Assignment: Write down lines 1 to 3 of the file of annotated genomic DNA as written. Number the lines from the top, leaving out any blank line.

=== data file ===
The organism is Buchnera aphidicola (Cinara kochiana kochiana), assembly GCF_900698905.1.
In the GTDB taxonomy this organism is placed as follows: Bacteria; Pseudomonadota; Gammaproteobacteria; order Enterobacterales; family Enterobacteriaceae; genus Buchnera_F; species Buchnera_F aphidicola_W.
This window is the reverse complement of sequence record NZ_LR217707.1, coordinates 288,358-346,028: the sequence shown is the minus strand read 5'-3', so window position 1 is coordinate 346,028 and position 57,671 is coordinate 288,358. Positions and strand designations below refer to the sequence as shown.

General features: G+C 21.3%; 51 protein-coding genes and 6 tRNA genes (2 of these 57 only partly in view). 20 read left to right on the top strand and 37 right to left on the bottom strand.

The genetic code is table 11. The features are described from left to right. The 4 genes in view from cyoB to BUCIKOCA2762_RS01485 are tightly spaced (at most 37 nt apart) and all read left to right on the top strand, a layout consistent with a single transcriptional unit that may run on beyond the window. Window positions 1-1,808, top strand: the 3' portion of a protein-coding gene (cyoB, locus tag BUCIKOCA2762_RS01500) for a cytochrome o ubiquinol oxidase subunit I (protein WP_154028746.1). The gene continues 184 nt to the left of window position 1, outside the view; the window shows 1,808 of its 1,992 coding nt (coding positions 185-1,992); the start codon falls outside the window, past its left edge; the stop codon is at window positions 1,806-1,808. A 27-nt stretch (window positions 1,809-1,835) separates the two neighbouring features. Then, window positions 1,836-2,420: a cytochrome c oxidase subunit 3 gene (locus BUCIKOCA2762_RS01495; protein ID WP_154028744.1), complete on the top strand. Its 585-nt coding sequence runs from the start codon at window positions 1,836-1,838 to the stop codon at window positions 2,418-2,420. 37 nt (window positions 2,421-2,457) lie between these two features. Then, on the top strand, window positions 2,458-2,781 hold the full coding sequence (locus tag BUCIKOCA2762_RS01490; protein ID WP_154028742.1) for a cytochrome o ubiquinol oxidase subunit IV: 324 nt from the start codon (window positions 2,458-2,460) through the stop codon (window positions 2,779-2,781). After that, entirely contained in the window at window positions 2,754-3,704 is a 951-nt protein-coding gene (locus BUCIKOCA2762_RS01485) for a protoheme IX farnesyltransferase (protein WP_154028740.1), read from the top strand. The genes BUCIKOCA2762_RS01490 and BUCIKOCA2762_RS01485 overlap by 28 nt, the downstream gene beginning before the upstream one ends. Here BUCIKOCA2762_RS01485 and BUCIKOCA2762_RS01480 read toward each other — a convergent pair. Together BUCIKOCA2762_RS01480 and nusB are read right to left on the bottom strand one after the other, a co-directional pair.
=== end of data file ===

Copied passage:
The organism is Buchnera aphidicola (Cinara kochiana kochiana), assembly GCF_900698905.1.
In the GTDB taxonomy this organism is placed as follows: Bacteria; Pseudomonadota; Gammaproteobacteria; order Enterobacterales; family Enterobacteriaceae; genus Buchnera_F; species Buchnera_F aphidicola_W.
This window is the reverse complement of sequence record NZ_LR217707.1, coordinates 288,358-346,028: the sequence shown is the minus strand read 5'-3', so window position 1 is coordinate 346,028 and position 57,671 is coordinate 288,358. Positions and strand designations below refer to the sequence as shown.